Author: Tini001

Ngatini, goes by Tini, is currently listed as adjunct faculty at the Religious Dept. FIU, Miami, USA. Her areas of specialization are World Religions, and Religion Analysis and Interpretation. But, she has also taught courses on Women and Religion and, Sex and Religion. She is also very passionate about writing, travelling and film review. Her pieces of writing include When Religion Meets Modernity: A Review of Jira Maligool’s Full Moon Party, published on The Center for South East Asian Studies webpage, University of Hawaii, in 2012; Politic of Piety: Creating Space for Class Mobility, FIU Student Journal of Women and gender studies, 2015; Pendidikan Islam Kontekstual (Context-based Islamic Education), a book chapter published by Pustaka Pelajar, Yogyakarta, Indonesia, in 2010. She has earned her B.A. in Islamic Education from the State Islamic University Sunan Kalijaga, Indonesia; M.A. in religious conflicts within the context of Islam from the Center for inter-Religious and Cultural Studies, Gadjah Mada University, Indonesia; and M.A. in philosophy and religion from the Religious Department, Florida International University, and Miami, FL, USA. She also took courses on sacrifice, forgiveness and critics of modernity at the Religious Dept, McMaster Univ. in Canada in the Fall 2014- Spring 2015. In addition, she also had worked as Teaching Assistant for class on Islam in North America, and Islam and Fundamentalism during her Canada time. She has worked for Moonshot CVE London, UK Checking and ensuring cultural relevance of comedy scripts to counter ISIS narratives in Indonesia. She is currently doing a research project for the Dept. of History, National Univ. of Singapore on the Classic Confucian teachings and its role in Viet Nam War.

“Rumor Has It, They Don’t Grow   Religion in Their Land” by Tini Ngatini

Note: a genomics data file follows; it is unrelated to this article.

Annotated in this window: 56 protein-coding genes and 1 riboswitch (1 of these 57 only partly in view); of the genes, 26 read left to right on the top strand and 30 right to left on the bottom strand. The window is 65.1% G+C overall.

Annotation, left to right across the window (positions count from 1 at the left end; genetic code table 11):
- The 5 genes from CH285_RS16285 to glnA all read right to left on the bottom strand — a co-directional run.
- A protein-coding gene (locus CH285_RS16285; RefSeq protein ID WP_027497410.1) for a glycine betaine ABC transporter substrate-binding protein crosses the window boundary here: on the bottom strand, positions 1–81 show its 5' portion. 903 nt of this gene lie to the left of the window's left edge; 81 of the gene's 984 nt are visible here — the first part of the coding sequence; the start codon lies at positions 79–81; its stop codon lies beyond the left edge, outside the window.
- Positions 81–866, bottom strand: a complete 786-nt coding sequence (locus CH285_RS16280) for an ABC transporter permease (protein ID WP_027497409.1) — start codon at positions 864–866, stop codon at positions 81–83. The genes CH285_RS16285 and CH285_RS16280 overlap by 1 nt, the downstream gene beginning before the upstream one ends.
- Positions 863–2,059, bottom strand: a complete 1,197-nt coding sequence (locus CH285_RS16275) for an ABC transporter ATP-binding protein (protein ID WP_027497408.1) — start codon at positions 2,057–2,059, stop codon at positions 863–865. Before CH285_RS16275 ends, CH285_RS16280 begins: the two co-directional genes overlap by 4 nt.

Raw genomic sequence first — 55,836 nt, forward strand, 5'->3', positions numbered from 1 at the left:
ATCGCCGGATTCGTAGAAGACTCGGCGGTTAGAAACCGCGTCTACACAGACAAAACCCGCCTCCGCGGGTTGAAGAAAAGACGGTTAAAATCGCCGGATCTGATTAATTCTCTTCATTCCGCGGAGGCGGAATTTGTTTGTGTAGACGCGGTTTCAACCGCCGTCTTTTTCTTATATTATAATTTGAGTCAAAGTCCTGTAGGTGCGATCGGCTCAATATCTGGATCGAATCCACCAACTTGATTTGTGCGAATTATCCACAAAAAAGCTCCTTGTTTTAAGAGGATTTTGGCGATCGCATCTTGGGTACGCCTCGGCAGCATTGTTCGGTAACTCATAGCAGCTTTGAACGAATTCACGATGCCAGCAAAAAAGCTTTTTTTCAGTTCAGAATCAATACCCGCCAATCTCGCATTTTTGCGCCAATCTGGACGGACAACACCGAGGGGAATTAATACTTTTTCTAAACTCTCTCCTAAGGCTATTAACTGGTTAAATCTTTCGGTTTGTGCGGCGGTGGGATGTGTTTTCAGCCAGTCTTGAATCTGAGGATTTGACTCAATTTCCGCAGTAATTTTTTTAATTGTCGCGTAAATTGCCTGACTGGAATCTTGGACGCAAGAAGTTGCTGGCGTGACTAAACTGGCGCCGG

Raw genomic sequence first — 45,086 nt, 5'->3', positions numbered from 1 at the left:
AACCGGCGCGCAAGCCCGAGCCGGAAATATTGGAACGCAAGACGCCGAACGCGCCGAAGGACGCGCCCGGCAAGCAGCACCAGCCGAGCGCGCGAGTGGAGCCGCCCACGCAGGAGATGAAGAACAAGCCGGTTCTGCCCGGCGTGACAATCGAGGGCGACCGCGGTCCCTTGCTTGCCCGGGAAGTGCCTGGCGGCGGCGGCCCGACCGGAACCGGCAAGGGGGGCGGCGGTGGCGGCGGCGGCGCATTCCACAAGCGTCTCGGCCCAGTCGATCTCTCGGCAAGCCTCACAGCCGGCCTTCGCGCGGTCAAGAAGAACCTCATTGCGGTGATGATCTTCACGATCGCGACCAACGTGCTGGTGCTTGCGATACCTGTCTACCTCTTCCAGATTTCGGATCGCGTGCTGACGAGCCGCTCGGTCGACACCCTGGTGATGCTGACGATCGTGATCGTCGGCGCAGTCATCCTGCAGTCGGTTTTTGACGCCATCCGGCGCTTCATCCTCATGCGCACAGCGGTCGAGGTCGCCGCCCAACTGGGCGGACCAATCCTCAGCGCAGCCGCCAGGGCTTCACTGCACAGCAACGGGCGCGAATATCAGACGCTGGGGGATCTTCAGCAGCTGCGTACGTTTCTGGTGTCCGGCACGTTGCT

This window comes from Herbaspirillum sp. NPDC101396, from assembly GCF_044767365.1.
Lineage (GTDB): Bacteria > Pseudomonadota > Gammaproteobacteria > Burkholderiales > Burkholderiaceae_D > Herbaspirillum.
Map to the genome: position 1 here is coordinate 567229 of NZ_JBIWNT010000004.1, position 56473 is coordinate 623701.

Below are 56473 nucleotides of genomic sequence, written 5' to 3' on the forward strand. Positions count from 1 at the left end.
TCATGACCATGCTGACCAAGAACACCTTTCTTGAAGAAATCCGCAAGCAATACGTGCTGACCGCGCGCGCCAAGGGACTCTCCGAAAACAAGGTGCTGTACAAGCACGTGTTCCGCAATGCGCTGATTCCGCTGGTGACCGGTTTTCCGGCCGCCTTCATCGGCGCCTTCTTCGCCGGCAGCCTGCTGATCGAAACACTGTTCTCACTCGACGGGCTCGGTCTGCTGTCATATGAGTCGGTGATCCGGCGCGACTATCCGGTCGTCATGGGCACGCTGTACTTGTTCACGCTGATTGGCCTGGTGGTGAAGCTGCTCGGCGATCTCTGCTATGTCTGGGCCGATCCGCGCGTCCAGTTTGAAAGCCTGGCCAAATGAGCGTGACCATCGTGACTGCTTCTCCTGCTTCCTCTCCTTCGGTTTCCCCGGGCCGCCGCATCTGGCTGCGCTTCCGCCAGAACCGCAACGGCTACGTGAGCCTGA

When I first came to the Bồ Đề Pagoda to see this fish release ritual in person, to observe each religious gesture and object involved in it, to listen to the invocation of the divine name, to hear them telling me the story of the ritual and reasons behind it,

Tet @ the Coffee Shop by Tini Ngatini

Viet Nam has changed my relationship with coffee shops. They used to be a space where I worked and entertained my friends. Then, recently, they became a sort of anthropological space where I encountered a religious event which brought me to another level of appreciation and respect for local culture.

The Price of Peace: A Review of Nguyen Phan Quang Binh’s ‘The Floating Lives’ by Tini Ngatini

I recently came across a Vietnamese film, The Floating Lives (Canh Dong Bat Tan), which was released in 2010 by Nguyen Phan Quang Binh. Although this film is a few years old, the issues that the director addresses still feel fresh and progressive from my perspective as an Indonesian woman

Frank is Not a Man: A Reading of the Sam Mendes Film ‘Revolutionary Road’ by Tini Ngatini

Have you seen Sam Mendes’ 2008 film ‘Revolutionary Road’? What does “Revolutionary Road” actually mean? And what happens if you do decide on going down that road? Where will it lead you?   Revolutionary Road explores these questions through following the journey of a young couple, April and Frank Wheeler.

The Archaic and “Masculine” Beauty: A Review of the Film ‘White Silk Dress’ (Áo lụa Hà Đông) by Tini Ngatini

“My mother said a white silk dress is a symbol of Vietnamese women’s immense suffering as well as their generosity. Through traumatic hardship, through horrific destruction caused by countless wars, the Vietnamese white silk dress still maintains its beauty. The beauty of a Vietnamese woman cannot be characterized by white

Behind the Fear of Sun by Tini Ngatini

One day I was driving with my British housemate to a local market in Ha Noi, Viet Nam.  I was actually sitting on the back of her bike. I do not drive motorbikes and that’s often funny to my Vietnamese and American friends because motorbikes are the main transportation here;

The Origin of Madness : A Philosophical Review of the Film ‘In the Mouth of Madness’ by Tini Ngatini

Do you ever wonder how people go from completely sane to wholly mad? Or, think about how each of us is equally exposed to the possibility of catching insanity every time we open ourselves to the outside world? One of these answers can be found in the film In Mouth

Understanding The Islamic Concept Inshallah Through Psychogeography by Tini Ngatini

Travel has always been illuminating for me—every place I visit presents me with experiences that shed light on things I was previously unable to fully understand. That this is so, is only natural to Mrs. Trang, an urban planner from a university in Hanoi. She introduces me to Psychogeography. Psychogeography

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